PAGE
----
Bayfield, James E. Department of Physics, University of Pittsburgh, Pittsburgh, Pennsylvania.
- Production and detection
- Molecular-beam spectroscopy
- Scattering experiments
- Laser excitation
- Related Primary Literature
- Additional Reading
Utilization of well-directed streams of atoms or molecules in vacuum. This is a cornerstone technique in the investigation of molecular structure and interactions. Molecular beams are usually formed at sufficiently low particle density for the interaction of one beam molecule with another to be negligible. This ensemble of truly isolated molecules is available for the spectroscopic study of molecular energy levels using photon probes from the radio-frequency to optical portions of the electromagnetic spectrum. Some of the best-determined fundamental knowledge of physics comes from spectroscopic molecular-beam experiments. Beyond this, beams can be applied as probes of the multifaceted nature of gases, plasmas, surfaces, and even the structure of solids. An application intermediate in complexity is the study of molecular interactions determining the properties of plasma and electric discharge devices, the nature of the upper atmosphere, and some aspects of the cooler astrophysical regions. See also: Scattering experiments (atoms and molecules)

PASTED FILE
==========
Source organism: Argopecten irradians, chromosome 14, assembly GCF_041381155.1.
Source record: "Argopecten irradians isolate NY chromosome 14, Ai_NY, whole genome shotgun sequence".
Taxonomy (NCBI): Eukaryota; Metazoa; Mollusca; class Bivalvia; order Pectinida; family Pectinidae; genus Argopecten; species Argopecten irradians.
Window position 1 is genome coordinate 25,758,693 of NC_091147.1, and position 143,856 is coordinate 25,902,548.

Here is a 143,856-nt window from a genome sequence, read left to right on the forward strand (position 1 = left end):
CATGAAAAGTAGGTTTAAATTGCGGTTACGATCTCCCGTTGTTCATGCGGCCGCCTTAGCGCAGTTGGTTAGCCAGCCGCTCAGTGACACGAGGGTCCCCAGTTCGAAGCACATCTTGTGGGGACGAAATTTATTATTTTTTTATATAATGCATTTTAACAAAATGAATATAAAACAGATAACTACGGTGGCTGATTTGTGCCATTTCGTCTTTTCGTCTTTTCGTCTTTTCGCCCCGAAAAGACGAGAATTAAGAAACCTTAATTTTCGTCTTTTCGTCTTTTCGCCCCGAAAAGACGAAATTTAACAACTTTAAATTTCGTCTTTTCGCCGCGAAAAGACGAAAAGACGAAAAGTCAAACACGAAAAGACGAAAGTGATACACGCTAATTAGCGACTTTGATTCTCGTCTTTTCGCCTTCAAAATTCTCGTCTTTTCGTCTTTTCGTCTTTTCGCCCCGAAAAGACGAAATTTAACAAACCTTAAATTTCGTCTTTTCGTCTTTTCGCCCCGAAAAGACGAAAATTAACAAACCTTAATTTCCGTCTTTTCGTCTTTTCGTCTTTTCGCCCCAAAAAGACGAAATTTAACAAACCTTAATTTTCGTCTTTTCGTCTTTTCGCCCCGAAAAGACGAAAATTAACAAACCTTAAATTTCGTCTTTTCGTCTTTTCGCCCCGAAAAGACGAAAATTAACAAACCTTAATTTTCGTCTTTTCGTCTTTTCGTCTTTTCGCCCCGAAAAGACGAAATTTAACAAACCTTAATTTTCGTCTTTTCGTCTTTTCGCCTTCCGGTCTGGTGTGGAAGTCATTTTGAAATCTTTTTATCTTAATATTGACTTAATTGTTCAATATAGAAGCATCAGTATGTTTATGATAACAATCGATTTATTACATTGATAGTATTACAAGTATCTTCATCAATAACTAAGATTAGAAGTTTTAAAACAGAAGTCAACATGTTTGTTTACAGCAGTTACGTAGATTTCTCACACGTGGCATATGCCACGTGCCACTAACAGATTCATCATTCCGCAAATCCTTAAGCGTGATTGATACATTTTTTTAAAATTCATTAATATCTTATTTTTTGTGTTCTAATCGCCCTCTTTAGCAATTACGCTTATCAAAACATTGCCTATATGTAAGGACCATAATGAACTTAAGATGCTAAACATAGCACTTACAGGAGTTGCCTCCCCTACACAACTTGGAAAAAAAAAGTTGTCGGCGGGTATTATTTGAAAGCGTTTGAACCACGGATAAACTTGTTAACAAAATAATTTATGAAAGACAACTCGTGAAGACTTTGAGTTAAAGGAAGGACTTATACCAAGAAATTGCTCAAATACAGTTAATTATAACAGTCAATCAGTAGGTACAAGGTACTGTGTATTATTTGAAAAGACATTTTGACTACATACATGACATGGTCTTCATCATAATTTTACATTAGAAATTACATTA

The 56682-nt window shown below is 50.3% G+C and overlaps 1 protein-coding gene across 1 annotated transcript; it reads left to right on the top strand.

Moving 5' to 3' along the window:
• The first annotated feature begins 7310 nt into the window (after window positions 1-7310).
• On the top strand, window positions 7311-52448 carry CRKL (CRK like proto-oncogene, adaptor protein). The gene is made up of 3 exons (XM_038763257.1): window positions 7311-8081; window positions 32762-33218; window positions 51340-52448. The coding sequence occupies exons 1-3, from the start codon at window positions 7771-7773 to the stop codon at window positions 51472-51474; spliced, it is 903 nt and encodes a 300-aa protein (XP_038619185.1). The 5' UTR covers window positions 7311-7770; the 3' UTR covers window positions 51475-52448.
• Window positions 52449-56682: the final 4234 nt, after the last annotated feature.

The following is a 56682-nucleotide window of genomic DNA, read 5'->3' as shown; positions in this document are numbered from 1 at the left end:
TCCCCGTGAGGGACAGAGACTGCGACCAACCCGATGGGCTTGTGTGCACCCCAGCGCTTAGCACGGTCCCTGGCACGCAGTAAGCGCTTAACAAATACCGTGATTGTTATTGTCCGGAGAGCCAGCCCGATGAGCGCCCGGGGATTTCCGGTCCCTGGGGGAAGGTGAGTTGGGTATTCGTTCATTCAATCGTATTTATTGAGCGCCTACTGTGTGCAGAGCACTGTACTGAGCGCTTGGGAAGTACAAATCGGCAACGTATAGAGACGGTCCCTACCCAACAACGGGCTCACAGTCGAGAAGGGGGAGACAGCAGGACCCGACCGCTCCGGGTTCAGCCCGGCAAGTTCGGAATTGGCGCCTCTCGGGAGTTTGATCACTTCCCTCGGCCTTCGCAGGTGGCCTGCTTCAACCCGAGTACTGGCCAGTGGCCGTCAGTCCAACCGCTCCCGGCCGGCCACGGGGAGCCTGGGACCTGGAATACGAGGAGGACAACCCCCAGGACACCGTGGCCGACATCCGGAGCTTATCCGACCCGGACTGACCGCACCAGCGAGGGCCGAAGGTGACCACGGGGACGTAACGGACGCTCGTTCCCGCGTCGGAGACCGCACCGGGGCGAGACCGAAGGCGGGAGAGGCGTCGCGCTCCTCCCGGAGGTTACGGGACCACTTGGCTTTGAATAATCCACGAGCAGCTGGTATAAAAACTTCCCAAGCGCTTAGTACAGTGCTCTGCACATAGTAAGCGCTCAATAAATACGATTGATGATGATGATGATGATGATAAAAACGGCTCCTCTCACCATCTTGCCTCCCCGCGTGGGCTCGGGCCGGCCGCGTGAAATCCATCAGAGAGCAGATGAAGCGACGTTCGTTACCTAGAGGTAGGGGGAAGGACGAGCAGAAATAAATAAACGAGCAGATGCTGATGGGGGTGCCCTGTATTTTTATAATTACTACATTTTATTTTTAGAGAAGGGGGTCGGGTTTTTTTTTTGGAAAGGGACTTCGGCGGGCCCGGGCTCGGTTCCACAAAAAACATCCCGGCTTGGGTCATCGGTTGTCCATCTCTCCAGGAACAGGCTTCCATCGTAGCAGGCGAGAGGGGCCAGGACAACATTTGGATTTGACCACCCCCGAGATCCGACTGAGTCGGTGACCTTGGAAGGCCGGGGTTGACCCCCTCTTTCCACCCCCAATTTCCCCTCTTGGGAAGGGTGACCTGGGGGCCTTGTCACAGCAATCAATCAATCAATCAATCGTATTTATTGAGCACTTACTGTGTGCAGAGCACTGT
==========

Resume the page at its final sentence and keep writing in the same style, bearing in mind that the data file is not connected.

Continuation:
The content above is only an excerpt.
for your institution. Subscribe
To learn more about subscribing to AccessScience, or to request a no-risk trial of this award-winning scientific reference for your institution, fill in your information and a member of our Sales Team will contact you as soon as possible.
to your librarian. Recommend
Let your librarian know about the award-winning gateway to the most trustworthy and accurate scientific information.
AccessScience provides the most accurate and trustworthy scientific information available.
Recognized as an award-winning gateway to scientific knowledge, AccessScience is an amazing online resource that contains high-quality reference material written specifically for students. Contributors include more than 9000 highly qualified scientists and 43 Nobel Prize winners.
MORE THAN 8700 articles covering all major scientific disciplines and encompassing the McGraw-Hill Encyclopedia of Science & Technology and McGraw-Hill Yearbook of Science & Technology
115,000-PLUS definitions from the McGraw-Hill Dictionary of Scientific and Technical Terms
3000 biographies of notable scientific figures
MORE THAN 19,000 downloadable images and animations illustrating key topics
ENGAGING VIDEOS highlighting the life and work of award-winning scientists
SUGGESTIONS FOR FURTHER STUDY and additional readings to guide students to deeper understanding and research
LINKS TO CITABLE LITERATURE help students expand their knowledge using primary sources of information